Jatropha Curcas Oil Production and Local Development in Mozambique
Jatropha curcas oil production for local development in Mozambique"in press, submitted for inclusion in the ACSS 2009 Proceedings" DR. FLEMMING NIELSEN & JAN DE JONGH Banana hill, Floralaan 54, 6708EK Wageningen, The Netherlands, email@example.com ; FACT-Foundation, Horsten 1, 5612 AX Eindhoven, The Netherlands, www.fact-foundation.com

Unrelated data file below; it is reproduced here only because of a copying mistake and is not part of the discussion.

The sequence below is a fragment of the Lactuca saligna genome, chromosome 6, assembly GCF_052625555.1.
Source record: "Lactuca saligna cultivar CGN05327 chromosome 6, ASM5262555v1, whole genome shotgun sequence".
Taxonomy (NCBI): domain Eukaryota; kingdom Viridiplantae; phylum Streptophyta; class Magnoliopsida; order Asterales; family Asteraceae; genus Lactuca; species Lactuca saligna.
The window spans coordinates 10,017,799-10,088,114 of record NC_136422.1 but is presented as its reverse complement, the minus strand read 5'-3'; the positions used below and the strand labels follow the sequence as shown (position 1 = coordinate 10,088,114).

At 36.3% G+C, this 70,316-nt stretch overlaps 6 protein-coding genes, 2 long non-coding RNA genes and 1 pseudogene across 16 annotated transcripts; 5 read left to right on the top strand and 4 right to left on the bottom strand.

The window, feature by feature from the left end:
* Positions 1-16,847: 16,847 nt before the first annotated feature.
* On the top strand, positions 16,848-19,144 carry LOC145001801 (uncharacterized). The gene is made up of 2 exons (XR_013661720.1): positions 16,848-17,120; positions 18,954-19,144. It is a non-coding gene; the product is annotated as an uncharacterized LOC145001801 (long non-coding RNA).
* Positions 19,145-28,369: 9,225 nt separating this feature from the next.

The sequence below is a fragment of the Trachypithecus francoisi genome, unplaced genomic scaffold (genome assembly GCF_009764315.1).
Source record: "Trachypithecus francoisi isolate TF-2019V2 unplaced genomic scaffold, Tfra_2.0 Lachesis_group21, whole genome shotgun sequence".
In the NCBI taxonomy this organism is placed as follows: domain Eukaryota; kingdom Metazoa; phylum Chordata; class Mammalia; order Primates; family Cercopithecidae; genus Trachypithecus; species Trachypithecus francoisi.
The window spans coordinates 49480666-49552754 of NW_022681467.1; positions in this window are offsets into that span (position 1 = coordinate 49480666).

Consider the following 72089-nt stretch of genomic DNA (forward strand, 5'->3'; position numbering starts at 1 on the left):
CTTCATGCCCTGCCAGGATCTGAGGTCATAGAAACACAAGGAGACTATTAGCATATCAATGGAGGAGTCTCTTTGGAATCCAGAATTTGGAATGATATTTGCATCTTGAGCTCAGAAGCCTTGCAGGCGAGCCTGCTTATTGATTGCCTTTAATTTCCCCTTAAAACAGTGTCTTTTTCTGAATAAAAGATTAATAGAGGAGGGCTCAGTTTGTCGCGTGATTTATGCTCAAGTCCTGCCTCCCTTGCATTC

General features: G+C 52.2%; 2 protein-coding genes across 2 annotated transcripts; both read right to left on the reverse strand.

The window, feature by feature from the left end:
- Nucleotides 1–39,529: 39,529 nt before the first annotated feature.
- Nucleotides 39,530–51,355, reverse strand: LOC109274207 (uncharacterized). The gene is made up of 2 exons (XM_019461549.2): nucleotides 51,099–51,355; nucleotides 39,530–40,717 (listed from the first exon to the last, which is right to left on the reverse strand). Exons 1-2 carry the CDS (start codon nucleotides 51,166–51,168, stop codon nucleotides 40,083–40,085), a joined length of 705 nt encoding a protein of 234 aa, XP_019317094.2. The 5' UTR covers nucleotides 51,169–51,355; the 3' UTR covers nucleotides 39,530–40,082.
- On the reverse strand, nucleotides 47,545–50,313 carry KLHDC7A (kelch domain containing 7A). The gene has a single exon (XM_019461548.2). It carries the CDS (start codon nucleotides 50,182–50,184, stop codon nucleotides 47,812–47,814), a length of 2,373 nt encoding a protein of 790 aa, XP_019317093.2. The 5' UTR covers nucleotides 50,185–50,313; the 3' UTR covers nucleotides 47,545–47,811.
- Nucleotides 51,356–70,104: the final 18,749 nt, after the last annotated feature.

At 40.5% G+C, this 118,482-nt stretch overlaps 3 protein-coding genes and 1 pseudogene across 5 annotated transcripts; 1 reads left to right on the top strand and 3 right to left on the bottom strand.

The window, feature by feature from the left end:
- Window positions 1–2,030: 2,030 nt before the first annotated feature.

AbstractMost research on Jatropha curcas for bio-fuel production has focused on mechanised plantation agricultureaimed at the international market. One of the few projects that have focused on Jatropha for local developmentamong small-scale farmers is the FACT-ADPP Jatropha project in Cabo Delgado, Northern Mozambique. Theproject attempts to substitute diesel used locally for maize mills, water pumps and other machinery with Jatrophaoil. Instead of converting the oil to bio-diesel, engines are converted to run on pure Jatropha oil.The project has been running for three years and farmers are now producing significant amounts of Jatrophacurcas seeds. However seed production is still rising and it is too early to predict the yields that will eventually bereached. Oil presses and modified engines are in operation.The population density is low and shifting cultivation dominates. The soils are sandy and no fertility enhancingtechniques or inputs are used. Draft animals and mechanisation is absent. Cash crops and paid employment isalmost non-existing. Liquid fuel consumption in the area is mainly diesel for mills and kerosene for lamps.Initially the focus was on plots with Jatropha but following farmers’ preferences the focus is now on hedgesaround fields. Pest problems emerged early as a major concern and remains so. The main pest is the golden fleabeetle; Aphthona spp which reduce growth but rarely kill the plants. Research on IPM is in its infancy andcurrently only chemical pesticides are known to be efficient. However, pesticides are not a feasible option for thefarmers.Research that has been undertaken includes agronomic aspects, pests, seed pre-treatment, economics, carbonand energy-balance, diesel engine modification and impact on diesel engines running on pure Jatropha oil. Thecomprehensive research component is executed in collaboration with national and international researchorganisations, NGOs, companies and universities.This presentation will provide an overview of our current agronomic knowledge, an assessment of the potentialfor Jatropha as a vehicle for local development as well as the knowledge gaps that remain to be filled.Keywords: Jatropha curcas, bio-fuel, local development, Mozambique